When filming video for your PR campaign, the primary thought you have to keep in your mind is the finished product. This generally means either B-roll, online video content, a corporate film or social media clips.
Each has their own different requirements, which will go into below, but it’s very feasible to film for all four on one shoot and re-purpose them appropriately in the edit suite – it just needs good planning!
Visuals and branding
When filming video, the priority has got to be visuals. It’s paramount to think about what you can shoot, what the camera can see and anything extra – such as animation or graphics – that you can use to add value to your production.
Key messaging has to be considered as this is the prime reason behind doing the filming. It has to be conveyed effectively, but subtly so as not to jar with the audience. The same goes for branding. It’s a fine line between over-branding, meaning the audience may be put-off by what looks like an advert, and being so subtle the branding is lost.
With those couple of pointers in mind, let’s look at the four categories in more depth.
For those of you who don’t know (feel free to read our separate blogs on it!), B-roll is a package of around 6-8 minutes of roughly edited video footage shot in a news style. It is filmed simply, avoiding too much movement (eg. whips, pans, zooms) and is comprised of set-up shots, cut-away shots and interview clips. B-roll is used as a tool to send to broadcasters to give them additional footage around a story, footage that they themselves may not have or be able to film themselves. For this reason it has to be edited loosely, so journalists can pick and choose shots and edit them up for their own news packages. At Shout! Communications we aim to shoot in a style that is indistinguishable from something broadcasters would have filmed themselves – that way online and TV journalists are much more likely to use it.
Online video content is a complete and edited video package, far more produced than B-roll, and significantly shorter too. Typically an informative video of around 1.15-1.30 minutes; it is in a news style but can be much more refined. In it, the interviewees tell the story, and there is no voice over so interview questions have to be reflected back in the answers. This lends itself to features that can be played with subtitles too, so this has a huge bearing on how you film the original content (make sure to leave room at the bottom of your shot!). You also must consider how people are viewing, across which platform, and which device.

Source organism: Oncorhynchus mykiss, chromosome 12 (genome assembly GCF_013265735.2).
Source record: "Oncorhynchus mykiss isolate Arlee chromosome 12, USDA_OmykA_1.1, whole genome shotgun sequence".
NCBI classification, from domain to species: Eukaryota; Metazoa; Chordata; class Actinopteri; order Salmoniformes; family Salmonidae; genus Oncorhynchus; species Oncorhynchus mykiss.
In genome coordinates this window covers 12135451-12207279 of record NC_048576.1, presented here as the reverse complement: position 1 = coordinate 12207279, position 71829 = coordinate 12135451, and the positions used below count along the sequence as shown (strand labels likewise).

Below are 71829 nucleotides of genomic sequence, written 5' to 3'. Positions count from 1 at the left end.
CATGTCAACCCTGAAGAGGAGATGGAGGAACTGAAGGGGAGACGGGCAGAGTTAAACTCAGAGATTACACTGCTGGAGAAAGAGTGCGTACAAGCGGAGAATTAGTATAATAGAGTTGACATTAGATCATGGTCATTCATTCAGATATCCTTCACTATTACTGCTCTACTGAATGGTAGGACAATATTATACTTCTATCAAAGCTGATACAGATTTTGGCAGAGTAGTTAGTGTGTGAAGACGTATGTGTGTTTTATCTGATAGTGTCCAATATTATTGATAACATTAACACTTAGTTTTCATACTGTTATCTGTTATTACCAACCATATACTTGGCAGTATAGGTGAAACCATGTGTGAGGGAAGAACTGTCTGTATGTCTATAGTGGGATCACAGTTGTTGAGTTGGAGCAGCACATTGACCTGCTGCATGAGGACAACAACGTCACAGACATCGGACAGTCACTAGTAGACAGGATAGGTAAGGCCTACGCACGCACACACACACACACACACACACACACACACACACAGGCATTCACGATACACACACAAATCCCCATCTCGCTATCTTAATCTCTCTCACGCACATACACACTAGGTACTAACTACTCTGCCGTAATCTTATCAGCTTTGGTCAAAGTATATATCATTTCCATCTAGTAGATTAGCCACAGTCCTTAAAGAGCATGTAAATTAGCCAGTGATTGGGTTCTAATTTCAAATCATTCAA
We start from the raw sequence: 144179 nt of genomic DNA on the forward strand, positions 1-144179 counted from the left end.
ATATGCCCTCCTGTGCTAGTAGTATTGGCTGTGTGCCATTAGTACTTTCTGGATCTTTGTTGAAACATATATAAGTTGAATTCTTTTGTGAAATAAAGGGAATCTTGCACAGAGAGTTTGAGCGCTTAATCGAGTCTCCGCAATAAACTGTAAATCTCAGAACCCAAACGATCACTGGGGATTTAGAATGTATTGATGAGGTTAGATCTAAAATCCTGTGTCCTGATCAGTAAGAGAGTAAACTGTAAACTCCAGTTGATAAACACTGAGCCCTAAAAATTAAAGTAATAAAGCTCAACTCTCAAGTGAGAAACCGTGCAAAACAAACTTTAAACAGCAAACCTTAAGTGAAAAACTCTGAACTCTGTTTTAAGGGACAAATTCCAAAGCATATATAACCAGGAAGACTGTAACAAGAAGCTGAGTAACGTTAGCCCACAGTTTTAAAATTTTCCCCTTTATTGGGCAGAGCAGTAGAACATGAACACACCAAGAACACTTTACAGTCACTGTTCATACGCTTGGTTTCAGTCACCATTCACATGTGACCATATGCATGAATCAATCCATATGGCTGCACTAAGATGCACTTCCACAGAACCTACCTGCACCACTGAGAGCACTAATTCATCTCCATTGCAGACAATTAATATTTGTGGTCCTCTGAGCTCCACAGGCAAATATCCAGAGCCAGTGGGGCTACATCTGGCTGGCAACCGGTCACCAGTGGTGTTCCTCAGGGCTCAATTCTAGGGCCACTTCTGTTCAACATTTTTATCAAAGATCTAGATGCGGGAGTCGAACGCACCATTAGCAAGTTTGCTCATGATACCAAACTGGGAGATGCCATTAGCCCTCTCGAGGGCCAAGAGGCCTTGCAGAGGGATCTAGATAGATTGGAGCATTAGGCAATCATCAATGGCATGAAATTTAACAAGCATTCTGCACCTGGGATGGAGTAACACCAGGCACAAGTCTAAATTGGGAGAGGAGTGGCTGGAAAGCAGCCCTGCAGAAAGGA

A classic example of online video is the recipe video. To successfully place these online editorially, the production value needs to be high – a glossier finish and potentially more kit, ideally included two cameras. They are traditionally shot with softer lighting, but you need to be mindful of what the viewer can see, such as reflections and branding, and the chef normally has to be on an island in the middle of a kitchen, not up against a stove.
Corporate video is the one exception where branding is not an issue. Normally made for a company or organisation’s website, or for internal use, there is no need to worry about being brand-heavy. Much more can be put in the edit, but try and avoid over-kill. Branding used must be current and consistent throughout. Corporate video tends to be glossier, with higher production value, and can also be longer as you can safely assume that the audience is already (at least) partially interested!
Social media video
With 2.5 billion social media accounts worldwide and 78% of people consuming video online each week, it seems mad to miss out on the potential PR opportunity here. However, on the flipside, there is so much video content out there – you need to make sure yours stands out! Don’t go searching to try and make that viral video. You can try and predict trends and changes in taste, but ultimately there is no single golden rule for what will blow up on social media.
The main thing to consider is what platform you are looking to most target. Platforms dictate what your target audience is: where do you want your video to be seen and by whom?
You also need to consider what devices people will be consuming on, as this can affect the dimensions of the video, or if they are using sound or not. Possibly the most important thing to consider at all time, however, is length! People have short attention spans – 10 seconds is enough for someone to switch off and move on unless you engage them otherwise. Attention grabbing qualities are key for social media videos.